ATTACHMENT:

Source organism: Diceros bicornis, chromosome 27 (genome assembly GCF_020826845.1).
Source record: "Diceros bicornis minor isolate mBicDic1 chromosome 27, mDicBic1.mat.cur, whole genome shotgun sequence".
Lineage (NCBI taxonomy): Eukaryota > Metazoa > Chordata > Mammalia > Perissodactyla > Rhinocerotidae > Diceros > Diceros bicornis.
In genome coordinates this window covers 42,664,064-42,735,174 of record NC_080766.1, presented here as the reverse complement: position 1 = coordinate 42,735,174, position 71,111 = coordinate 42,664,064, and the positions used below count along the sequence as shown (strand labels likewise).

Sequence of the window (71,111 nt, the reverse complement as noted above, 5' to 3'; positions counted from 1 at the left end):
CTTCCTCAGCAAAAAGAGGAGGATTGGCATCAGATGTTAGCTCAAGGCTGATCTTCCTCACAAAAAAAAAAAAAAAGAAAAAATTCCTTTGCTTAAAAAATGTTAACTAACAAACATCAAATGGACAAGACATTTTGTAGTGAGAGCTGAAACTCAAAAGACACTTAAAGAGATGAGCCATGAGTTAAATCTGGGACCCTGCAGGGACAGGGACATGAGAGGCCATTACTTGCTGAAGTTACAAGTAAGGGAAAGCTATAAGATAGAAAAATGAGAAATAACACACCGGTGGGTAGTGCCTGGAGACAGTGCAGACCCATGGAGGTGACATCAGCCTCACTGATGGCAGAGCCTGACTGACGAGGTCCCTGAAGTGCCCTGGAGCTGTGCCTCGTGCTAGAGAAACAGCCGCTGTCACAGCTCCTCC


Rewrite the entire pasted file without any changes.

Source organism: Diceros bicornis, chromosome 27 (genome assembly GCF_020826845.1).
Source record: "Diceros bicornis minor isolate mBicDic1 chromosome 27, mDicBic1.mat.cur, whole genome shotgun sequence".
Lineage (NCBI taxonomy): Eukaryota > Metazoa > Chordata > Mammalia > Perissodactyla > Rhinocerotidae > Diceros > Diceros bicornis.
In genome coordinates this window covers 42,664,064-42,735,174 of record NC_080766.1, presented here as the reverse complement: position 1 = coordinate 42,735,174, position 71,111 = coordinate 42,664,064, and the positions used below count along the sequence as shown (strand labels likewise).

Sequence of the window (71,111 nt, the reverse complement as noted above, 5' to 3'; positions counted from 1 at the left end):
CTTCCTCAGCAAAAAGAGGAGGATTGGCATCAGATGTTAGCTCAAGGCTGATCTTCCTCACAAAAAAAAAAAAAAAGAAAAAATTCCTTTGCTTAAAAAATGTTAACTAACAAACATCAAATGGACAAGACATTTTGTAGTGAGAGCTGAAACTCAAAAGACACTTAAAGAGATGAGCCATGAGTTAAATCTGGGACCCTGCAGGGACAGGGACATGAGAGGCCATTACTTGCTGAAGTTACAAGTAAGGGAAAGCTATAAGATAGAAAAATGAGAAATAACACACCGGTGGGTAGTGCCTGGAGACAGTGCAGACCCATGGAGGTGACATCAGCCTCACTGATGGCAGAGCCTGACTGACGAGGTCCCTGAAGTGCCCTGGAGCTGTGCCTCGTGCTAGAGAAACAGCCGCTGTCACAGCTCCTCC